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Title:Molecular bases for modulation of host cellular responses by porcine reproductive and respiratory syndrome virus non-structural protein 11
Author(s):Sun, Yan
Director of Research:Yoo, Dongwan
Doctoral Committee Chair(s):Yoo, Dongwan
Doctoral Committee Member(s):Rock, Daniel; Shisler, Joanna L.; Zuckermann, Federico
Department / Program:Pathobiology
Discipline:Veterinary Medical Sciences - Veterinary Pathobiology
Degree Granting Institution:University of Illinois at Urbana-Champaign
Degree:Ph.D.
Genre:Dissertation
Subject(s):Porcine reproductive and respiratory syndrome virus (PRRSV)
Interferon (IFN)
Non-structural protein 11 (Nsp11)
NendoU
cell cycle
Abstract:Porcine reproductive and respiratory syndrome (PRRS) is a swine disease causing severe economic losses in the pork industry worldwide. In the present study, the modulation of host cell responses by PRRS virus (PRRSV) has been investigated. Non-structural protein 11 (Nsp11) contains a nidovirus-specific domain designated as NendoU, and this domain is known to have a endoribonuclease activity. This RNase activity is important but not essential for viral replication in equine arteritis virus (EAV), suggesting that Nsp11 may target cellular RNAs and thus may function to counteract the host’s antiviral response. By luciferase reporter assays, PRRSV Nsp11 was shown to have potent inhibition of IFN-β, IRF3, and NF-κB activities. The suppression was mediated by the reduced phosphorylation of IRF3 and IκB, which might be resulted from the degradation of IPS-1 mRNA. Further studies indicated that the IPS-1 mRNA degradation was associated with the NendoU activity of Nsp11. The Nsp11 mutants that lost the NendoU activity was unable to degrade IPS-1 mRNA and thus unable to suppress IFN production. To study whether NendoU domain was essential for PRRSV replication, eight NendoU mutant viruses were constructed. The NendoU knockout mutant viruses were unable to replicate, indicating that the PRRSV NendoU activity plays an essential role for viral replication and modulation of innate immunity during infection. To determine if the IFN suppression was independent function from the NendoU activity of Nsp11, Nsp11 genes were cloned and sequenced from 16 different North American PRRSV isolates. Eleven of 16 Nsp11 sequences showed nucleotide sequence changes but the NendoU catalytic sites were conserved. Most of the Nsp11 proteins exhibited strong inhibition of type I IFN production, but 17401-Nsp11 showed weak suppression when compared to FL12-Nsp11 and other Nsp11s. To map the site(s) causing this difference, nine substitutions were constructed based on the sequence alignment, and alanine at position 160 (Ala160) in 17401-Nsp11 was identified as the responsible site. This may function as an additional mechanism besides the NendoU activity to impede the type I IFN production. In addition to the modulation of host innate immune response, Nsp11 was also found to participate in other cellular progresses to facilitate the virus replication. Using the retrovirus gene transfer system, a cell line was established to stably express the Nsp11 protein and an RNA microarray was conducted in these cells. Based on the microarray data, five major cellular pathways were identified to be regulated by Nsp11; histone-related, cell cycle and DNA replication, mitogen activated protein kinase (MAPK) signaling, complement, and ubiquitin-proteasome pathways. Among them, the cell cycle pathway was further examined. The flow cytometry and BrdU staining of the Nsp11-expressing cells showed that Nsp11 protein delayed the cell cycle progression at the S phase during infection. Taken together, these studies provide further insights into the molecular basis of the manipulation of host cells processes by PRRSV Nsp11.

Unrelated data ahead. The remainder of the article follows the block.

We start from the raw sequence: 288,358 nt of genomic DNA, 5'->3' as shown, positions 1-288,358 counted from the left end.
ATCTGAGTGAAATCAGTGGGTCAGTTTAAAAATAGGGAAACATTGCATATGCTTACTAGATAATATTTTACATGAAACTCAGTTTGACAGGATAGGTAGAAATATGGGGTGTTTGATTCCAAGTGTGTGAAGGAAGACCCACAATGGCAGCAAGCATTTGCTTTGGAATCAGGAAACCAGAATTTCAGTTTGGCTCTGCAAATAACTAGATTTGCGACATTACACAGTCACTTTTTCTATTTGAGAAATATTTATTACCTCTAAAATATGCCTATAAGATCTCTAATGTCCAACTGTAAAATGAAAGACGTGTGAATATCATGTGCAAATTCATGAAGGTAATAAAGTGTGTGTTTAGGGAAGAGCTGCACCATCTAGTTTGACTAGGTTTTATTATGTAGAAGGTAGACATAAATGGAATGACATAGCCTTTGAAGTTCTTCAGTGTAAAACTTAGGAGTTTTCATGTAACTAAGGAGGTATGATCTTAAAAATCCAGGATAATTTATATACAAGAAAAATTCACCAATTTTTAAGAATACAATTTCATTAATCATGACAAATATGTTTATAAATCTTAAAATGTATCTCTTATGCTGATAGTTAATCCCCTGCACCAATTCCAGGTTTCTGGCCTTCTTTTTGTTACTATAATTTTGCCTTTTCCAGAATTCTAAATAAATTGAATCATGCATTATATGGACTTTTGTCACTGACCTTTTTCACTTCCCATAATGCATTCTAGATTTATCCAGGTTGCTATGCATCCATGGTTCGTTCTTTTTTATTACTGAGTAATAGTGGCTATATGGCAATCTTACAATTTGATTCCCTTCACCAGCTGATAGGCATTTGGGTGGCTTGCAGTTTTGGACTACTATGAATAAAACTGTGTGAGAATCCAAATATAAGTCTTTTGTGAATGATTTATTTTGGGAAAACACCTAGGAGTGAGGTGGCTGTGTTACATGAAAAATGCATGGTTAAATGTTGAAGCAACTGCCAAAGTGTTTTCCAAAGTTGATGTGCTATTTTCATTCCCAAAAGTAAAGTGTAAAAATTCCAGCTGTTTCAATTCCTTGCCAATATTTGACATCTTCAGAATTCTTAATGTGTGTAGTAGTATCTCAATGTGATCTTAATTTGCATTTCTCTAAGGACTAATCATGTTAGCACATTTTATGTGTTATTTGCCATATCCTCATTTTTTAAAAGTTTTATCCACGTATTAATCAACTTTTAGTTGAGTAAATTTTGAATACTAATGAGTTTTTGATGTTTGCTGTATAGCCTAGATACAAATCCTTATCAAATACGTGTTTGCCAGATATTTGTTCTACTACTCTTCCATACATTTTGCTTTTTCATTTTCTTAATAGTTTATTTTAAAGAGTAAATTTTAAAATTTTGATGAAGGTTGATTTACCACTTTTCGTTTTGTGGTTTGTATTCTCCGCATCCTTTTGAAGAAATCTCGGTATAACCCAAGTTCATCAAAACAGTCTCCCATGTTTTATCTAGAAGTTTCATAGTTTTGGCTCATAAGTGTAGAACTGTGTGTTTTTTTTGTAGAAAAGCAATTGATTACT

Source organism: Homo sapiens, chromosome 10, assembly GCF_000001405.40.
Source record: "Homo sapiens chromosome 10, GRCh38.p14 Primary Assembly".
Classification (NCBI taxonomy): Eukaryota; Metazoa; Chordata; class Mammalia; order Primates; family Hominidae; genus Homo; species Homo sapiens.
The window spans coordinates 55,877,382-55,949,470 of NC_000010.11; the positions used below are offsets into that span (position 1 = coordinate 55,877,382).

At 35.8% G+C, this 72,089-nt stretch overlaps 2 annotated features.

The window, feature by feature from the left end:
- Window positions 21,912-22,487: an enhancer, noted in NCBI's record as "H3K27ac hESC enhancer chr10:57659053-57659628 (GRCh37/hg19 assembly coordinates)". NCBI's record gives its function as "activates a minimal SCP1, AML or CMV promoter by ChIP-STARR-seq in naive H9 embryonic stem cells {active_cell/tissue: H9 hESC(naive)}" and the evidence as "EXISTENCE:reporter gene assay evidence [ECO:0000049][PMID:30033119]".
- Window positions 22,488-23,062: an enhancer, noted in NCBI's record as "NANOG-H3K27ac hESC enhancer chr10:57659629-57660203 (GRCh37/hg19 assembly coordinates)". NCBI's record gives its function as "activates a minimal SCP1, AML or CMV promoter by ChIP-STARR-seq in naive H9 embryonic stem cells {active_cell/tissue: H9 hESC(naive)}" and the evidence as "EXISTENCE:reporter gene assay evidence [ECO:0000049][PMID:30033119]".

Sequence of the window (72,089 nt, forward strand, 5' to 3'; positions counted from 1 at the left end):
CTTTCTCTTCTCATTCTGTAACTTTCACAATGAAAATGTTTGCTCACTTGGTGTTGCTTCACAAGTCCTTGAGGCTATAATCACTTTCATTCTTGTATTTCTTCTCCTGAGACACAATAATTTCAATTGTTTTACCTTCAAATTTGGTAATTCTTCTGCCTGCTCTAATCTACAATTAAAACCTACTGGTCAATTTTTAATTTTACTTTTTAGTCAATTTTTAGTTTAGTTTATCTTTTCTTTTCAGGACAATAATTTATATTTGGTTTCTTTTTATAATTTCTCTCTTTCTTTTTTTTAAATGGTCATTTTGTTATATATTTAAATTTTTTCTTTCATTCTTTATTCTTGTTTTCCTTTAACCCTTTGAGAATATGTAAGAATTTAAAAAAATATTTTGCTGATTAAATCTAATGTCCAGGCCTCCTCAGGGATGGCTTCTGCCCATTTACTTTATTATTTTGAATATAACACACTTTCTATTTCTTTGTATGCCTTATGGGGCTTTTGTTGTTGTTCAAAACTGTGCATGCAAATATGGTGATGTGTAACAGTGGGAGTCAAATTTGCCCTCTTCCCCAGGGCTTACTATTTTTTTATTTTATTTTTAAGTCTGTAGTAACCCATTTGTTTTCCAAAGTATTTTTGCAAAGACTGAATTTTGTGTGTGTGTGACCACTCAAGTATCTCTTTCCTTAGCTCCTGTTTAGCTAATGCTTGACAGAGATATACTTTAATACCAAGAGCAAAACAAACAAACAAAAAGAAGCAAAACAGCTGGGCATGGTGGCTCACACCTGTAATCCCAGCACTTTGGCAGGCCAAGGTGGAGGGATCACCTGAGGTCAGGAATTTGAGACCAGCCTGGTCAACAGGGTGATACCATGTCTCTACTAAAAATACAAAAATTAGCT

Issue Date:2013-02-03
URI:http://hdl.handle.net/2142/42121
Rights Information:Copyright 2012 Yan Sun
Date Available in IDEALS:2013-02-03
2015-02-03
Date Deposited:2012-12


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